1 Apr 2012

Nearly 7000 shelter as Fiji floods worsen

3:18 pm on 1 April 2012

Hundreds of tourists have been stranded in Fiji by the effects of widespread flooding, and more heavy rain is forecast for the next two days.

The island nation's interim government temporarily halted passenger flights into the country as floodwaters that closed the main road to the island's international airport left arriving passengers with no way of reaching their hotels or resorts.

On Sunday, there were 6800 evacuees in 56 evacuation centres in Fiji's Western Division, the Fiji Village news website reported. Nadi Airport was open to departing flights but all inbound Air Pacific flights were cancelled on Sunday.

Australian officials said they were in regular contact with Fiji's disaster management office to confirm the whereabouts and safety of tourists, and on this side of the Tasman, Ministry of Foreign Affairs and Trade staff say New Zealand is ready to help if needed, though Fiji has not so far requested assistance.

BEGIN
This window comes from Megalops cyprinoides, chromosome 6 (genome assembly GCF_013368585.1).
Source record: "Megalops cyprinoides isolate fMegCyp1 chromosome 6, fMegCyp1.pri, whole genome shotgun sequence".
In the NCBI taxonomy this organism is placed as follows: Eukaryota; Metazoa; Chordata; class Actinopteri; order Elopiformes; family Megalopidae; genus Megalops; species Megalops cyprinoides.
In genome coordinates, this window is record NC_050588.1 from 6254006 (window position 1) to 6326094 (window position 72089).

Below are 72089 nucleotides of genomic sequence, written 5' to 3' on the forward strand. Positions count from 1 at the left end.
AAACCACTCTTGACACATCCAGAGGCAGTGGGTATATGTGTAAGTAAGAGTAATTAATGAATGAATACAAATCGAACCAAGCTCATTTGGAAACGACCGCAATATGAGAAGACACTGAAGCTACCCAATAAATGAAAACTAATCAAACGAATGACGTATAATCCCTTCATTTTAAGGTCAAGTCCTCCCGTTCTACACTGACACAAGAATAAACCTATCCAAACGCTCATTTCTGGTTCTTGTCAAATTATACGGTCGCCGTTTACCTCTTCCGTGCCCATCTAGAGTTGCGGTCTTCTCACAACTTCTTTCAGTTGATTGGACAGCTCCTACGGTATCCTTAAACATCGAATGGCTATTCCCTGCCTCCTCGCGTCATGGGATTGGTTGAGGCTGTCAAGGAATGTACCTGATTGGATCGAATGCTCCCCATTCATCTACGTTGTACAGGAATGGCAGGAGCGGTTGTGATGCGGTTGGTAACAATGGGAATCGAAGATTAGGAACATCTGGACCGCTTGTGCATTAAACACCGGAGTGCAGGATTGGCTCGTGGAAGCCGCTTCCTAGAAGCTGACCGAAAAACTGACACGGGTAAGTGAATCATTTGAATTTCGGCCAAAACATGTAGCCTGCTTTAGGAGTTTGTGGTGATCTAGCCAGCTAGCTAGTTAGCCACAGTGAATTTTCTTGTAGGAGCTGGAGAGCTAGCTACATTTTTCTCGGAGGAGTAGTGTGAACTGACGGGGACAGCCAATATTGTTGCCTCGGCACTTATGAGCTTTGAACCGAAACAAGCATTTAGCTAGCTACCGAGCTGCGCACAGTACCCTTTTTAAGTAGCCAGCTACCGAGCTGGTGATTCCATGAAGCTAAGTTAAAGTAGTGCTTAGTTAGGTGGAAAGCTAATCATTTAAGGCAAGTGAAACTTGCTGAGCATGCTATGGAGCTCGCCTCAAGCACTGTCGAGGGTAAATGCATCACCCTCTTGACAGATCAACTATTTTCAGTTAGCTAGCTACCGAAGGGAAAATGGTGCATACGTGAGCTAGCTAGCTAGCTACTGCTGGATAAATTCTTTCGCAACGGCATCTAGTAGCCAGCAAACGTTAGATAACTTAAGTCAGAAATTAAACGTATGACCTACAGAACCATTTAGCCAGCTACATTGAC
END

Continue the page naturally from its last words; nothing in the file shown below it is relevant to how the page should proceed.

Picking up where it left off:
Two people have been confirmed dead, with one man killed when he was trapped in his car by floods and another swept away in a creek.

Big damage bill

Meteorologist Neville Koop told the ABC that the damage bill is likely to be in the millions: "We've seen very significant infrastructure damage," he says.

"Unlike the floods in January, where we did have some notice of them coming and people in and around Nadi especially had the chance to move goods and property beforehand, in this case it's just caught everybody by surprise and so the level of damage is just going to be tremendous."

The six-day deluge in January claimed 11 lives.

Permanent Secretary for Information Sharon Johns says the Rewa River, which is the country's longest river, is now almost at critical level.

She says emergency workers still are struggling to help people stranded in the most remote areas of the islands.

Reports that a couple and their two daughters, aged three and one, were buried alive under a landslide in Ba, have not been confirmed by officials.